Applying parameter selection and verification techniques to an HIV model
Physical and biological models often have hundreds of inputs, many of which may have a negligible effect on a model's response. Establishing parameters that can be fixed at nominal values without significantly affecting model outputs is often challenging; sometimes these parameters cannot be simply discerned by the outputs. Thus, verifying that a parameter is noninfluential is both computationally challenging and quite expensive.
In a paper publishing this week in the SIAM Journal on Uncertainty Quantification, authors Mami Wentworth, Ralph Smith, and H.T. Banks apply robust parameter selection and verification techniques to a dynamic HIV model. "Biological and physical models, such as the HIV model, often have a large number of parameters and initial conditions that cannot be measured directly, and instead must be inferred through statistical analysis," says Smith. "For this to be successfully accomplished, measured responses must adequately reflect changes in these inputs."
The authors implement global sensitivity analysis to identify input subsets, fix noninfluential inputs, and pinpoint those with the most potential to affect model response. "The role of global sensitivity analysis is to isolate those parameters that are influential and that can and must be inferred through a fit to data," says Smith. "Noninfluential parameters are fixed at nominal values for subsequent analysis." Discerning influential parameters from noninfluential ones enables the authors to reduce the parameter dimensions and look more closely at the portions of the model that affect HIV treatment plans.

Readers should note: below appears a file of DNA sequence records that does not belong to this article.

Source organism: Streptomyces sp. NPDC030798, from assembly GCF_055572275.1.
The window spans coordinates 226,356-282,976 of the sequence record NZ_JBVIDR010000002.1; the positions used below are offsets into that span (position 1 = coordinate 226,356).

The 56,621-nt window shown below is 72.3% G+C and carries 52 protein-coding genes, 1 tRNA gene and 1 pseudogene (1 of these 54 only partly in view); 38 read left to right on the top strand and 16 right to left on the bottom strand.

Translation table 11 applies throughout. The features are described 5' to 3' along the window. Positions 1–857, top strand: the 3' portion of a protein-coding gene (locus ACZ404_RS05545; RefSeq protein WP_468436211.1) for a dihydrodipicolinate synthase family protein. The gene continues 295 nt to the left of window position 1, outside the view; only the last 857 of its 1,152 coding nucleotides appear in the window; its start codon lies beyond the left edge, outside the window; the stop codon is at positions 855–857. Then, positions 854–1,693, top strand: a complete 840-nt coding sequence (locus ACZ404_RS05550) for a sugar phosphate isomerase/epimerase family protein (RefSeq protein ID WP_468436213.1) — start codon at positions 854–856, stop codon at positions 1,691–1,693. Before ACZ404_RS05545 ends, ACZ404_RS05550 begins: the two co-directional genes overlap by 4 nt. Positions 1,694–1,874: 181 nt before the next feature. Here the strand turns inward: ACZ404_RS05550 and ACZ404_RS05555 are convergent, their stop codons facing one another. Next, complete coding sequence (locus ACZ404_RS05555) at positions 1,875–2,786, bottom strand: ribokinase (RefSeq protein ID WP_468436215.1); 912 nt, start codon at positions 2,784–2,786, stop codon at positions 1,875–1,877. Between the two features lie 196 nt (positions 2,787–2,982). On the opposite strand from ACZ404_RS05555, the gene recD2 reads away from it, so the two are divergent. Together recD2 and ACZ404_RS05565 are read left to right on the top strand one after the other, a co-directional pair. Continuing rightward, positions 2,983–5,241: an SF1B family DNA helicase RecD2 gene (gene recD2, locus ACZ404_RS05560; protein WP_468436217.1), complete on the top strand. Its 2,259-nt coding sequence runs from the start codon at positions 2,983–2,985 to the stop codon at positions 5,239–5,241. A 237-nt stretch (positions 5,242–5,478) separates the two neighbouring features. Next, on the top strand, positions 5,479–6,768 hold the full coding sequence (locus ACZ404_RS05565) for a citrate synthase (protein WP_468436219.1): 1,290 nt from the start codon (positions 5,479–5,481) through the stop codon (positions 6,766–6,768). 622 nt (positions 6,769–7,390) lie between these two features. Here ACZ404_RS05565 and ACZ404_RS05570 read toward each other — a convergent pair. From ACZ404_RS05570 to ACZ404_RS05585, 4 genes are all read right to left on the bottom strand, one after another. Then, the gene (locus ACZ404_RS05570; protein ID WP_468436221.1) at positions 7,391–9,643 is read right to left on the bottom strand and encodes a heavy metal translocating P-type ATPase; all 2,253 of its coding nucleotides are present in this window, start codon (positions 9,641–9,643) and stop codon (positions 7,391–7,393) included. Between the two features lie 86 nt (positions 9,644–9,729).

Using data from patients who were part of a clinical study, the authors verify the HIV model's predictive capability. A system of ordinary differential equations (ODEs) describes HIV in the model, including uninfected and infected cells that are both activated and resting. The selection and verification techniques enhance the model's reliability, and are more effective than the local sensitivity-based method originally performed on the HIV model, which is used as a point of comparison. "Models of this type [those analyzed by local sensitivity-based methods] exhibit highly nonlinear dependencies between parameters and responses, which limits the applicability of local sensitivity analysis," says Smith. Ultimately, more reliable models facilitate the development of enhanced treatment methods that increase T-cell counts in patients with HIV.
Determining their model's influential factors allow Wentworth et al. to fix the noninfluential parameters and minimize the parameter dimensions for future uncertainty quantification. Their selection techniques are essential in regulating better control for drug therapy. Ultimately, the authors seek to better comprehend HIV dynamics and eventually establish optimal treatment strategies. They chose to employ an HIV model because of Banks' familiarity with the model type. "He developed it and has substantial experience employing it to characterize HIV dynamics and develop potential treatment regimes," says Smith.
The authors' parameter selection and verification techniques are applicable to multiple types of physical and biological models, including those of behavior patterns and other diseases. "The techniques illustrated here are general in nature and can be applied to a wide range of biological and physical applications modeled by systems of ordinary differential equations or partial differential equations," says Smith.